Live Better

How to make salads exciting

Bring some life into your lettuce leaves with these fresh tips from salad genius Courtney Roulston

Salads don’t have to be a chore. With a little creativity, you can create zesty, flavoursome bowls full of healthy ingredients that leave you feeling full and satisfied.

Courtney Roulston, best known as a finalist in 2010’s MasterChef and caterer for the AFL Sydney Swans, brings this passion for salads to life in her new book, The Salad Kitchen.

“Eating salads are a great way of keeping healthy and getting plenty of real food in your diet,” Courtney says. “I eat salads every day and never tire of them and never feel guilty after eating them. What’s not to love!”

Ready to refresh your lettuce game? We had a chat with Courtney about her best ideas for healthy, delicious salads.

What’s the best way to make a salad delicious?

1. Seasonal and fresh ingredients are a great place to start.

2. The dressing can make or break a salad as it ties everything together. Always make your own dressing and try to get a good balance of sour, sweet, salty and hot in any dressing, not just Asian style salads.

3. Texture is very important, so don`t be shy on throwing in a handful of chopped nuts, roasted seeds, toasted sourdough crumbs, julienne crisp apple or fried shallots to your salads.

What ingredients should every salad lover have on hand?

  • Fresh herbs are an absolute must! I use whole bunches of herbs and chop them roughly for texture and freshness.
  • Roasted nuts and seeds also make their way into many of my salads to boost protein and add crunch.
  • Preserved foods such as good quality tuna, cornichons, tinned chickpeas, olives and anchovies are super handy to have in your pantry.
  • Good quality olive oil and sea salt flakes.


“I find adding a warm element to a salad can make it feel a bit more of a meal.” 


What unexpected ingredients also work well in salads?

Unusual ingredients and variety are what can take a salad from a boring side dish to the star of the show. Dried and fresh fruits work really well in salads. Think fresh peaches, figs, apples, oranges, pomello, pears, plums, lychees, mango, pomegranate and watermelon. Or dried fruits such as cranberries, currants, raisins, dates, apricots and sour cherries.

How can you make a salad feel more like a meal?

I find adding a warm element to a salad can make it feel a bit more of a meal. Grilled steak, poached or grilled chicken, roast lamb, BBQ prawns, a slab of warm roast pumpkin, a poached egg or fried tofu are great options to make your salad a little more satisfying.

Grains and seeds such as quinoa, freekeh, French lentils, chickpeas, noodles, brown rice or couscous are great for bulking up a salad and making them a bit more filling.

What’s your go-to salad when you’re short on time?

Good quality tinned tuna mixed with a big handful of flat leaf parsley, some crushed black olives, sweet cherry tomatoes with a dressing of lemon, Dijon mustard, honey, olive oil and salt. It’s super tasty and takes minutes to throw together. If I have time, a warm boiled egg broken over the top is ‘eggcellent’.

What are some healthy salad dressings?

I am a big believer that anything you make yourself is better than pre bought dressings that contain preservatives. Thick Greek yoghurt makes a great base for a dressing and has a lot less calories than mayonnaise.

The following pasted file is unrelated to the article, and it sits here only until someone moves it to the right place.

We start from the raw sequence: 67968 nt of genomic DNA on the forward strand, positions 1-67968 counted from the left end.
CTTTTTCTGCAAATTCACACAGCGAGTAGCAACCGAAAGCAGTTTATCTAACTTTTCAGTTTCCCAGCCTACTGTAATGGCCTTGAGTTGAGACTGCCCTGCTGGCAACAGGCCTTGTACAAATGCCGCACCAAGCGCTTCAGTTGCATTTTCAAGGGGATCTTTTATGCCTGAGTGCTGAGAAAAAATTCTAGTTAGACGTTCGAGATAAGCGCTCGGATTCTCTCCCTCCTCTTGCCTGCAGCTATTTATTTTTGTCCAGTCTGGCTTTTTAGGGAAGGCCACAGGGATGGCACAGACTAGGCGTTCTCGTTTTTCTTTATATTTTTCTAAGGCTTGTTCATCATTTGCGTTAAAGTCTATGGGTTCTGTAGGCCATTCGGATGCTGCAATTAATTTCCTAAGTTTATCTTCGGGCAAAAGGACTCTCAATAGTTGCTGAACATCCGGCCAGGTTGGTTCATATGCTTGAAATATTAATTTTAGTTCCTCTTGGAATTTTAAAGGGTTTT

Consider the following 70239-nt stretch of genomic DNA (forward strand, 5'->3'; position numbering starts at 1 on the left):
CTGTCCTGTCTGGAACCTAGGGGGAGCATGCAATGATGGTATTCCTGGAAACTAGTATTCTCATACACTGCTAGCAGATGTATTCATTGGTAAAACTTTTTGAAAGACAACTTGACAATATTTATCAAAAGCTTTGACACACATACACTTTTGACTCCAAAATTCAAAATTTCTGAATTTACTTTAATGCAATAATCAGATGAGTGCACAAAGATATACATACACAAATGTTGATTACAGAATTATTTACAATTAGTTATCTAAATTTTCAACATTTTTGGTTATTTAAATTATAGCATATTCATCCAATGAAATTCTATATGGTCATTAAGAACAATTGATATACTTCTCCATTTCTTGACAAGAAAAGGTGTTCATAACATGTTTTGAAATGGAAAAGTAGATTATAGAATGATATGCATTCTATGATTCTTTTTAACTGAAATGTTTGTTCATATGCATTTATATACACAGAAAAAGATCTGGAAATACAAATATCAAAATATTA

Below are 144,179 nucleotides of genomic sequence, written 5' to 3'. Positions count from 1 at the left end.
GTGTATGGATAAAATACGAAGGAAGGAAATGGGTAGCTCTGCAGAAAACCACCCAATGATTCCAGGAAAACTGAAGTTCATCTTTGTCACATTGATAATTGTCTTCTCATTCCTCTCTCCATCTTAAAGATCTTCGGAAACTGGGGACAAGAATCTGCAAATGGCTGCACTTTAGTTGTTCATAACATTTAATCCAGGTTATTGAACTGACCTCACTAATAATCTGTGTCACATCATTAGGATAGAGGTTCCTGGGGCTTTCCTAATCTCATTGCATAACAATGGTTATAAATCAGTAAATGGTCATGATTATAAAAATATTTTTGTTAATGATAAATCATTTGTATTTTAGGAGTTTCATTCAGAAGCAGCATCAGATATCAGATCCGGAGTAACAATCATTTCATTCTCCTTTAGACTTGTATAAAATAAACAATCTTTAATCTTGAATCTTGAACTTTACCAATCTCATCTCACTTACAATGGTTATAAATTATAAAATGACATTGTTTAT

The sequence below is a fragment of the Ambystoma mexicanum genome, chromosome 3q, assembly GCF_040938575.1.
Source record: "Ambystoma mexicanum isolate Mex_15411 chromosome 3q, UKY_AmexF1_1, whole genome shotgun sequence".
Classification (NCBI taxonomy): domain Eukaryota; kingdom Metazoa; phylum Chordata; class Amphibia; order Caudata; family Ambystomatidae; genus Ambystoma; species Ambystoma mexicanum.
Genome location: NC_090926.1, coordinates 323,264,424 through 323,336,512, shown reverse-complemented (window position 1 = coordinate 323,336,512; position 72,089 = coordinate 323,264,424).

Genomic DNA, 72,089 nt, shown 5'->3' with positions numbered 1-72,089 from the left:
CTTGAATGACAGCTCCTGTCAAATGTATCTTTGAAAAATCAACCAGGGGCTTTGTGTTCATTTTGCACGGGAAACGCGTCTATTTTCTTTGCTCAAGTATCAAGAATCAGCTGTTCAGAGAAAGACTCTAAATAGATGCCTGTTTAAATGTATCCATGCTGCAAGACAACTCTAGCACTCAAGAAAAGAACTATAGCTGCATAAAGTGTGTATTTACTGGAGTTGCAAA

Try these two ideas with a yoghurt base:

  • For a lamb salad, mix the yoghurt with lemon juice, lemon zest, fresh mint, honey and a pinch of sea salt.
  • For a warm roast vegetable salad, mix the yoghurt with toasted crushed cumin seeds, maple syrup and a pinch of sea salt.

The Salad Kitchen by Courtney Roulston is available now from New Holland Publishers. Try some of Courtney’s recipes at

Latest Articles


Antipasto barbecue chicken recipe

A deliciously easy mix, with juicy veggies, olives and feta.

Read more

Protein ice cream recipe

An easy, refreshing sweet treat.

Read more

Mushroom Chinese stir-fry recipe

Deliciously flavoursome with a kick of spice.

Read more

Should you try these gut health trends?

Nutritionist Reece Carter explores colonics and more.

Read more

Thai curry pumpkin and coconut soup recipe

A rich and creamy pumpkin soup from Smith & Deli.

Read more
Healthy Kids

Design a spice garden

Create your own spice garden for endless flavours.

Read more

10 tips for healthy festive eating

Have your mince pie and eat it too. Dietitian Simone Austin shares a few tips.

Read more
Healthy Kids

Fried rice lettuce cups

Crunchy, fresh and delicious — the kids will love these.

Read more
youtubeui-checkbox-tickui-checkbox-emptyui-checkbox-crosstwitterui-checkbox-tickWellbeing and mindfulness 1Physical Health 1Positive psychology 101 1Wellbeing and mindfulness 4All about gut health 1Understanding Genetics 4Planning for Pregnancy 2During Pregnancy 3The mind-gut connection 4The mind-gut connection 1New Parents 3Page 1Group 10During Pregnancy 2Page 1Physical Health 2Planning for Pregnancy 1Positive psychology 101 1Positive psychology 101 4Planning for Pregnancy 4Understanding Genetics 1Physical Health 4Planning for Pregnancy 3Nutrition 4New Parents 1New Parents 3 CopyMovement for your mind 4Wellbeing and mindfulness 2Nutrition 2sob-icon__mind-bodysob-icon__man-with-laptopAll about gut health 2Positive psychology 101 3Positive psychology 101 2Physical Health 3Wellbeing and mindfulness 3All about gut health 3genetics-changing-what-your-givenUnderstanding Genetics 2During Pregnancy 1Movement for your mind 2Movement for your mind 1Movement for your mind 3During Pregnancy 4